Some of last year’s pickled cucumbers (made from Lebanese slicing cucumbers) were less-than-ordinary; if you are going to go to the trouble of bottling your summer crop for winter consumption, then growing the right sort of cucumber in the first place is a good start.
Yet sliced cucumbers are an important part of our summer salads, so a cucumber that can do double-duty for slicing AND bottling is something worth looking out for...
The cucumber shown in the photo below is called ‘Muncher Burpless’, grown from non-hybrid, old traditional open-pollinated seeds from Eden Seeds in Lower Beechmont in Queensland. The same length as the teaspoon below them, these small cucumbers have a slightly thicker and rougher skin than standard salad cucumbers.
Here’s what the packet says:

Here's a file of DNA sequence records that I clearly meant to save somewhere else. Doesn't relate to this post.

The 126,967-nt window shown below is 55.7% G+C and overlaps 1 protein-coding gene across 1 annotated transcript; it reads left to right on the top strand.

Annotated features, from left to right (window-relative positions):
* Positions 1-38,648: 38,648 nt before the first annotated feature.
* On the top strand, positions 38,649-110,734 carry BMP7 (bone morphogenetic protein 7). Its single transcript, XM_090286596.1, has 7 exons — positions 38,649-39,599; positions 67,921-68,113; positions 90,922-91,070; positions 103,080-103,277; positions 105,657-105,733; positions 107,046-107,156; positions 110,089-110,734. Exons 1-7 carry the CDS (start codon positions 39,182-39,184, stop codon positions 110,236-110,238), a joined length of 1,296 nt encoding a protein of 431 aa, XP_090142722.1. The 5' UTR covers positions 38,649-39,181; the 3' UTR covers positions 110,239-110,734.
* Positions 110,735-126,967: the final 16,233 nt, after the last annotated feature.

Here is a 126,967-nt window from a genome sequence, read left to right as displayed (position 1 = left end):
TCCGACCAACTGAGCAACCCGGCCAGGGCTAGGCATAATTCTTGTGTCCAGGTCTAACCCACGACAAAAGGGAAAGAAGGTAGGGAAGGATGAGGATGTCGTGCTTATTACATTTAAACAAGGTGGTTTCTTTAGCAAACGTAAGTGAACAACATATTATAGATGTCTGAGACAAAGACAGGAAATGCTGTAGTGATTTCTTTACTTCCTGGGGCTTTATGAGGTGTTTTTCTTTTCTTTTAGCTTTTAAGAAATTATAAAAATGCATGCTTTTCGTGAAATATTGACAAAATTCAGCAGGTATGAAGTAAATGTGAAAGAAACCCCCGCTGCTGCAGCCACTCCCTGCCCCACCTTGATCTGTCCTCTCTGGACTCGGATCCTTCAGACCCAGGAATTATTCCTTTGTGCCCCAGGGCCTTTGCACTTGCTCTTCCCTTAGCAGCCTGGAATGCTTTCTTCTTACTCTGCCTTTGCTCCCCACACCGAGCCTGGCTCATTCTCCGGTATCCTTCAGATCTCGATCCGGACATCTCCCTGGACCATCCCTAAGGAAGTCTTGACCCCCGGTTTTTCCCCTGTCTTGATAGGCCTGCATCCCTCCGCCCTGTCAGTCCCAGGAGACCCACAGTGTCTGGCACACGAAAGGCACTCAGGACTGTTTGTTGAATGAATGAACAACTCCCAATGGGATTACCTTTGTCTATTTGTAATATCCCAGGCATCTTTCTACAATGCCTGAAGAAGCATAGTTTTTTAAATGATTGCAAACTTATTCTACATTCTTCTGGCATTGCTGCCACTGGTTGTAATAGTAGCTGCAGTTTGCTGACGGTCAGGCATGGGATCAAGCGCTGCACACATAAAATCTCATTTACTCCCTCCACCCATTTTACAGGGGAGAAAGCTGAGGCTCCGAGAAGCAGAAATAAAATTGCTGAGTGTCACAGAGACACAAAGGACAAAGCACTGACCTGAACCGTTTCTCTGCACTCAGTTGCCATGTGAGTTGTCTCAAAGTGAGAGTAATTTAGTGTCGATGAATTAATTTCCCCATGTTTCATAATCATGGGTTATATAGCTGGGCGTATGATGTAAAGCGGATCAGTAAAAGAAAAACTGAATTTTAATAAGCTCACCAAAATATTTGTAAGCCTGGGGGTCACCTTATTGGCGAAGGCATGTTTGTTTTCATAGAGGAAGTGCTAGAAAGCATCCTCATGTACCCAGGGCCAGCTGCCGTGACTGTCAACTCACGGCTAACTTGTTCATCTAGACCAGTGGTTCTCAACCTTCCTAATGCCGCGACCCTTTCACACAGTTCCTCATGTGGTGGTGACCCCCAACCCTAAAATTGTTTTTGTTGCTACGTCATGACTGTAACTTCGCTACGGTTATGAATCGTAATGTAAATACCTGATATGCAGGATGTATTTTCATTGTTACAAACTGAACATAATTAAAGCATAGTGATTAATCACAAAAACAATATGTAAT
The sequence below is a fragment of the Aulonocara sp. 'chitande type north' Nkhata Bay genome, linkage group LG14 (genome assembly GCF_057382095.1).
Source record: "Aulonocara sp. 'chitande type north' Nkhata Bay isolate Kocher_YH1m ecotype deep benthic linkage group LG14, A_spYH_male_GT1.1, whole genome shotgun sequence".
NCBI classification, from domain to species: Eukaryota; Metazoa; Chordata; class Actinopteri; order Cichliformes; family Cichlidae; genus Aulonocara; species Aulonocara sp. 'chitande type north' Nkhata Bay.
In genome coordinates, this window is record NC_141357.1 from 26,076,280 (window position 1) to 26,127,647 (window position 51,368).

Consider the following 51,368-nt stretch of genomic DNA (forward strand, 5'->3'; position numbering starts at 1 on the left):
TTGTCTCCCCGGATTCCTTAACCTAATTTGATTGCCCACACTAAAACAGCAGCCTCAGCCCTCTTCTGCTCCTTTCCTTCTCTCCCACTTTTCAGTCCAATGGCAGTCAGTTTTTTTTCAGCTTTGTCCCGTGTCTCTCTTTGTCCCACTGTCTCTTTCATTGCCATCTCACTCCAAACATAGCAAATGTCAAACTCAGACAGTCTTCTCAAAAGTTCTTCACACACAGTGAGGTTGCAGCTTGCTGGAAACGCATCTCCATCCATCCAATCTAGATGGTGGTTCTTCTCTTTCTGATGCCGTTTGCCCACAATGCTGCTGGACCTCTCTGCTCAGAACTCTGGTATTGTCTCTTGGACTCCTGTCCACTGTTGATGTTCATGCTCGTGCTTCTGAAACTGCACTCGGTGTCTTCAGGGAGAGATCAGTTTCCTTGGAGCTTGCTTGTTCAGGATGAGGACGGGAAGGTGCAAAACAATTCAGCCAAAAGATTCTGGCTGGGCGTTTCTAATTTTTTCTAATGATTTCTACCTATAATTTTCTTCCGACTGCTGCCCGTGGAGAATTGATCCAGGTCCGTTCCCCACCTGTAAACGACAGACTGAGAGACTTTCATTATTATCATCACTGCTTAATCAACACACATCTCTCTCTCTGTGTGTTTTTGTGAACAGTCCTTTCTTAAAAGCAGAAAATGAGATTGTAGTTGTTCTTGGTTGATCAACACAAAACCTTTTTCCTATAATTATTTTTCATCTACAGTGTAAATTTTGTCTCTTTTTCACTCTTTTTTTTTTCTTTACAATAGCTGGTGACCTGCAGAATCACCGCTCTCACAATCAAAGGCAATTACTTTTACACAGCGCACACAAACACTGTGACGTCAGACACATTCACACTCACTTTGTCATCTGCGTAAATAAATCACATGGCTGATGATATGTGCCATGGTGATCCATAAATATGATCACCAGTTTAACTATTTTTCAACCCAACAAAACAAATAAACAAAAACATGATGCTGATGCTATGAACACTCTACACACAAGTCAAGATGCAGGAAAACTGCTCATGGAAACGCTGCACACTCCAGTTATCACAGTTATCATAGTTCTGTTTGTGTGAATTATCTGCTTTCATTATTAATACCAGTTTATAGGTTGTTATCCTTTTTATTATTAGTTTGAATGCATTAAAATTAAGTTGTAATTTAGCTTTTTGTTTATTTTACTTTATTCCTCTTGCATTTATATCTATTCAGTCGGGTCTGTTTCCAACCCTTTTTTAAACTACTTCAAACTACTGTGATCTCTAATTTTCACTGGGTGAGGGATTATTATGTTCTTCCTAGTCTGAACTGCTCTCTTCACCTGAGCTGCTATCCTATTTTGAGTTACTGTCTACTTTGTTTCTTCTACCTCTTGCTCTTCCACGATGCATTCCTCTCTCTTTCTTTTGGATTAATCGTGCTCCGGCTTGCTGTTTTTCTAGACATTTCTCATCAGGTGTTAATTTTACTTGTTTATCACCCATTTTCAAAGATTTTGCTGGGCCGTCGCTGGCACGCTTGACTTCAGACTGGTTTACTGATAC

Cucumber: Summer salad vegetable, known to the ancient Greeks and Romans. Likes rich well drained soil, though not heavily fertilised. Keep moist. Shallow roots damaged with cultivation. Sow after frost.
Muncher Burpless – tender burpless slicing variety, 17cm long, smooth bitterness-free green skin, can be used for pickles also. Resistance to mosaic virus. 65 days.
We are harvesting these cucumbers daily, and have bottled the surplus. Being small, there is no need to peel or slice them before putting them into wide-mouthed pickling jars. When peeled and used in salads, the taste is indeed smooth and free of bitterness, just as the packet proclaims.